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KARAN SINGH & ORS V. STATE OF MADHYA PRADESH  RD-SC 483 (26 September 2003)
K. G. Balakrishnan & B.N. Srikrishna.
K.G. BALAKRISHNAN Appellants challenge their conviction and sentence for the offences punishable under Sections 148 and 307 of Indian Penal Code. Appellant Karan Singh was convicted for the offences punishable under Section 148 and 307 IPC without the aid of Section 149 whereas the other appellants were convicted for the offences punishable under Section 148 and Section 307 read with Section 149. The prosecution case was that these appellants were on inimical terms with PW-1 Hari Singh, and that on 29.11.1981 at about 10 A.M., when Hari Singh was returning from his well to his house, the appellants attacked him and caused injuries. Appellant Karan Singh was armed with a 'Pharsa' whereas the other appellants were armed with 'Lathis'. PW-1 Hari Singh suffered serious injuries and his left hand was cut off from the body just above the wrist joint. He suffered three other incised injuries and three lacerated wounds. Altogether, Hari Singh had 12 injuries on his body when he was examined by PW-12 and PW-13.
PWs 2, 3 and 4 were examined as eye witnesses. Though PW-2 and PW-3 fully supported the prosecution version, PW-4 did not support the prosecution case. The Sessions Judge found that the prosecution had succeeded in proving the case against the appellants and his findings were affirmed by the High Court.
Appellants Karan Singh and Banab Singh on being questioned under Section 313 Code of the Criminal Procedure, stated that they were attacked by PW-2 and PW-3 and contended that whatever they had done was done by way of self- defence. The other appellants stated that they were falsely implicated in the case. The sessions court as well as the High Court found that the plea of alibi raised by these appellants was not true and held that there was no attack initiated from the side of PW-1 to PW-3.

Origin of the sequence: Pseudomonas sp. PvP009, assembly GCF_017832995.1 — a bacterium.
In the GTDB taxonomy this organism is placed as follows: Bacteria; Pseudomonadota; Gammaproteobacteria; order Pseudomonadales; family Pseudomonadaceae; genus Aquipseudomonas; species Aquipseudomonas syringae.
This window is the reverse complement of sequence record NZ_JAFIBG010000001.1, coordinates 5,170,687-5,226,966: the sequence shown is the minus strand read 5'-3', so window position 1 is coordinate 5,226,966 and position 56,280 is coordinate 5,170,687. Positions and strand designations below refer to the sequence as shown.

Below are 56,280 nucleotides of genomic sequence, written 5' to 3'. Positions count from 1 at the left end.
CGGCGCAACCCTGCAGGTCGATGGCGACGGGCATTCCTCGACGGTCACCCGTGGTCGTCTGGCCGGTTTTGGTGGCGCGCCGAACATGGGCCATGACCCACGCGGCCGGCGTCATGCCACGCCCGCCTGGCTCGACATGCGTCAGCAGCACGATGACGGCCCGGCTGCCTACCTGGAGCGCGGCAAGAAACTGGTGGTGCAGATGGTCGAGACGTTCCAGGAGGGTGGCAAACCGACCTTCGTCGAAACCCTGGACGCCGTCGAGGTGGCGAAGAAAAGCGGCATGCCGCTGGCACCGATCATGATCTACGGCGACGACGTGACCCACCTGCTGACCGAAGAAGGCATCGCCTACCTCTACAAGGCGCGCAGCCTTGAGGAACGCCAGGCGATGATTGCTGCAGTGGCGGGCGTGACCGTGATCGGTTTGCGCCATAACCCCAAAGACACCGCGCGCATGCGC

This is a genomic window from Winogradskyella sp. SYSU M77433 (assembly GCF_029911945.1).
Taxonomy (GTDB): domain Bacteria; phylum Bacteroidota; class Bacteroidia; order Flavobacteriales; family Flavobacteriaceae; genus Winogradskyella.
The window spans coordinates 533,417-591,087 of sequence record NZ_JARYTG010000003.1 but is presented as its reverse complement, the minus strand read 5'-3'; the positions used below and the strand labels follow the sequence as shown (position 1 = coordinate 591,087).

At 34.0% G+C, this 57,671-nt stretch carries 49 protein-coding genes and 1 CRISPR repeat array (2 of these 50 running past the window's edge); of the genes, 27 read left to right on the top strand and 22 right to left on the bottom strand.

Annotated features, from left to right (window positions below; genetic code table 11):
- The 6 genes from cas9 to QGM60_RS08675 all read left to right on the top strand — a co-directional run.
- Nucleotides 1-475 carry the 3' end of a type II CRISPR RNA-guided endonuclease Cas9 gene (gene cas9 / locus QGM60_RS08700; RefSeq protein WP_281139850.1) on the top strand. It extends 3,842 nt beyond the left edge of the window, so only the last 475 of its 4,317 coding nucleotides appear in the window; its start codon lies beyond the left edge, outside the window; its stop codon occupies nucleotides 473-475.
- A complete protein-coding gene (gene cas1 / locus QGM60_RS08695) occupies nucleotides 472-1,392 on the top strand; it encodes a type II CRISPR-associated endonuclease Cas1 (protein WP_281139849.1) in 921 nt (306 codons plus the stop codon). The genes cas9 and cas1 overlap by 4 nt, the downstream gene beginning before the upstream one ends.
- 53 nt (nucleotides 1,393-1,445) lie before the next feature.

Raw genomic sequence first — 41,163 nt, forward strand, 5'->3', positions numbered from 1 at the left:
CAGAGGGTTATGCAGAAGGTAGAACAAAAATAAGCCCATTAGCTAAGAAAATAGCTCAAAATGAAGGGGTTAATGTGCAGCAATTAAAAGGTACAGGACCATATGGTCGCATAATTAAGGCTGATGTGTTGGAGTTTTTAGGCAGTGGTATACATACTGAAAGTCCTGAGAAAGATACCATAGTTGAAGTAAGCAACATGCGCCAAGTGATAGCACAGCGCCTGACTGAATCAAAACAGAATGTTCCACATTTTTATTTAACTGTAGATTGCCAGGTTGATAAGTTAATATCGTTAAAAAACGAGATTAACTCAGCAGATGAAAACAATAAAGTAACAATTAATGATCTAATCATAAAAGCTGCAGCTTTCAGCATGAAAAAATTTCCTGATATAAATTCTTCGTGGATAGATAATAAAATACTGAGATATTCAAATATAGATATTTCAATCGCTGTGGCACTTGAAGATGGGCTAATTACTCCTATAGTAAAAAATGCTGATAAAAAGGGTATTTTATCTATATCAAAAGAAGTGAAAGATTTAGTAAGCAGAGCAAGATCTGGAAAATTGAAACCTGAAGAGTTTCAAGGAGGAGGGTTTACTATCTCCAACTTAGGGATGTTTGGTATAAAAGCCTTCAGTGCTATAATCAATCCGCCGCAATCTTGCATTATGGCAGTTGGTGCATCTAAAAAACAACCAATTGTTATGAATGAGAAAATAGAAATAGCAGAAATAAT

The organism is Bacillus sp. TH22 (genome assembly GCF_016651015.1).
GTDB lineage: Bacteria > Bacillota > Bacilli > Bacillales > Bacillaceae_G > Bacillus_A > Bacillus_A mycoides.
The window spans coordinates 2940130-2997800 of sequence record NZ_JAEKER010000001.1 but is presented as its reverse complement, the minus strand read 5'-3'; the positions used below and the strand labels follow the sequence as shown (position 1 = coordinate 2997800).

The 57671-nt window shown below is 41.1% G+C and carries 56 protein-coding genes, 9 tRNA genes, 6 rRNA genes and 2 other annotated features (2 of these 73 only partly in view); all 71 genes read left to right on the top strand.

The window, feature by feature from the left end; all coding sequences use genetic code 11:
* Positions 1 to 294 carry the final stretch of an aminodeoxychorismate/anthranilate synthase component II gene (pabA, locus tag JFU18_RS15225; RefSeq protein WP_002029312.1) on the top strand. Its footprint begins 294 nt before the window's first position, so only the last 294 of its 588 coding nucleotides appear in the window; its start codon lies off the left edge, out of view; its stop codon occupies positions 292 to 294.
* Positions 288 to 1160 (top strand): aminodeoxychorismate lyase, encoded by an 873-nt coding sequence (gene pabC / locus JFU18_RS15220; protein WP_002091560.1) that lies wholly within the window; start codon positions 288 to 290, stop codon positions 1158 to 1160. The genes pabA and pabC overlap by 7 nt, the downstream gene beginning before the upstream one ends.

Shri Sushil Kumar, the learned senior counsel appearing on behalf of the appellants contended that the place of incident is very near to the house of the appellants and PW-1 to PW-3 had come to the place of incident fully armed and attacked Karan Singh and Banab Singh and that the other appellants were falsely implicated in the case. In order to substantiate this contention, the counsel drew our attention to Exh. D-4, which is the statement of PW-1 Hari Singh, recorded by the Dr. Jain, who had first examined him. The Exh. D-4 is to the following effect :
"How this incident happened: I had gone to the Well. Was coming back. On the way by catching me Girdhari Singh and his sons, by dragging me took to the room. There beat me with Farsi, Luhogi, brought me outside by dragging." It is true that PW-12 while giving evidence admitted that he had recorded the aforesaid Exh. D-4 statement of PW-1.
Relying on the above statement, the learned counsel for the appellants submitted that the incident happened inside the house of the appellants when PW-1 and others came there to attack the appellants. The counsel for the appellants also contended that in Exh. D-4 statement, injured had stated only about Girdhari Singh and his sons and did not name all the appellants and this indicated that the two sons of Girdhari Singh were being falsely implicated.
A similar plea was raised by the appellants before the sessions court as well as the High Court. The High Court brushed aside that plea by stating that Exh. D-4 statement was not put to PW-1 when he was examined as a witness.